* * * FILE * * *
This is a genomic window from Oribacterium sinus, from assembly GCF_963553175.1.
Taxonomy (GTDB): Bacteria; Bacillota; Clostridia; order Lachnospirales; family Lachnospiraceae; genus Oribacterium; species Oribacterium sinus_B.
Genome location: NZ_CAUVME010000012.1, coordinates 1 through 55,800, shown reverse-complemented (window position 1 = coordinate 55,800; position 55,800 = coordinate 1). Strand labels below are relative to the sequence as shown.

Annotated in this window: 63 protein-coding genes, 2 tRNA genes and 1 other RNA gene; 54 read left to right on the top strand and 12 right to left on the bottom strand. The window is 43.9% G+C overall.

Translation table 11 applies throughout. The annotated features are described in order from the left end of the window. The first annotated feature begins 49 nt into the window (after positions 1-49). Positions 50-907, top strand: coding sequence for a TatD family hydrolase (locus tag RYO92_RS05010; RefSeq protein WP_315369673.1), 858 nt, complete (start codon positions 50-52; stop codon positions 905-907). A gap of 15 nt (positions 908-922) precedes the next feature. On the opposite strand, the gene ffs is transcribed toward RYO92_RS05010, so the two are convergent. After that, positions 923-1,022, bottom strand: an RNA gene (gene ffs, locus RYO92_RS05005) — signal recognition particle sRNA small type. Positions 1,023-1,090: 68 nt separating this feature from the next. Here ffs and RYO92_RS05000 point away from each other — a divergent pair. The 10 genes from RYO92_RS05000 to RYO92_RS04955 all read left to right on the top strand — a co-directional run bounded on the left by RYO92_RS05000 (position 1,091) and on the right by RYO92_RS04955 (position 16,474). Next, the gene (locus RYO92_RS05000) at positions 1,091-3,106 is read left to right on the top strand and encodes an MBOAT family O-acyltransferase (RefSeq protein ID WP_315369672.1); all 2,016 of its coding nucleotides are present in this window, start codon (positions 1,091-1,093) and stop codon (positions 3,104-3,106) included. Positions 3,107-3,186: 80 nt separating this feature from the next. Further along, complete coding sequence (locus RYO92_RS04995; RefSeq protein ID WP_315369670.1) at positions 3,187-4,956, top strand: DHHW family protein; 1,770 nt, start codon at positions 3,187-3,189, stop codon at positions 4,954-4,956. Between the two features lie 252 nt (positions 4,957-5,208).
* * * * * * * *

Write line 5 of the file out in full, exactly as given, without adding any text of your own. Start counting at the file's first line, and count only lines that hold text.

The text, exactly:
Translation table 11 applies throughout. The annotated features are described in order from the left end of the window. The first annotated feature begins 49 nt into the window (after positions 1-49). Positions 50-907, top strand: coding sequence for a TatD family hydrolase (locus tag RYO92_RS05010; RefSeq protein WP_315369673.1), 858 nt, complete (start codon positions 50-52; stop codon positions 905-907). A gap of 15 nt (positions 908-922) precedes the next feature. On the opposite strand, the gene ffs is transcribed toward RYO92_RS05010, so the two are convergent. After that, positions 923-1,022, bottom strand: an RNA gene (gene ffs, locus RYO92_RS05005) — signal recognition particle sRNA small type. Positions 1,023-1,090: 68 nt separating this feature from the next. Here ffs and RYO92_RS05000 point away from each other — a divergent pair. The 10 genes from RYO92_RS05000 to RYO92_RS04955 all read left to right on the top strand — a co-directional run bounded on the left by RYO92_RS05000 (position 1,091) and on the right by RYO92_RS04955 (position 16,474). Next, the gene (locus RYO92_RS05000) at positions 1,091-3,106 is read left to right on the top strand and encodes an MBOAT family O-acyltransferase (RefSeq protein ID WP_315369672.1); all 2,016 of its coding nucleotides are present in this window, start codon (positions 1,091-1,093) and stop codon (positions 3,104-3,106) included. Positions 3,107-3,186: 80 nt separating this feature from the next. Further along, complete coding sequence (locus RYO92_RS04995; RefSeq protein ID WP_315369670.1) at positions 3,187-4,956, top strand: DHHW family protein; 1,770 nt, start codon at positions 3,187-3,189, stop codon at positions 4,954-4,956. Between the two features lie 252 nt (positions 4,957-5,208).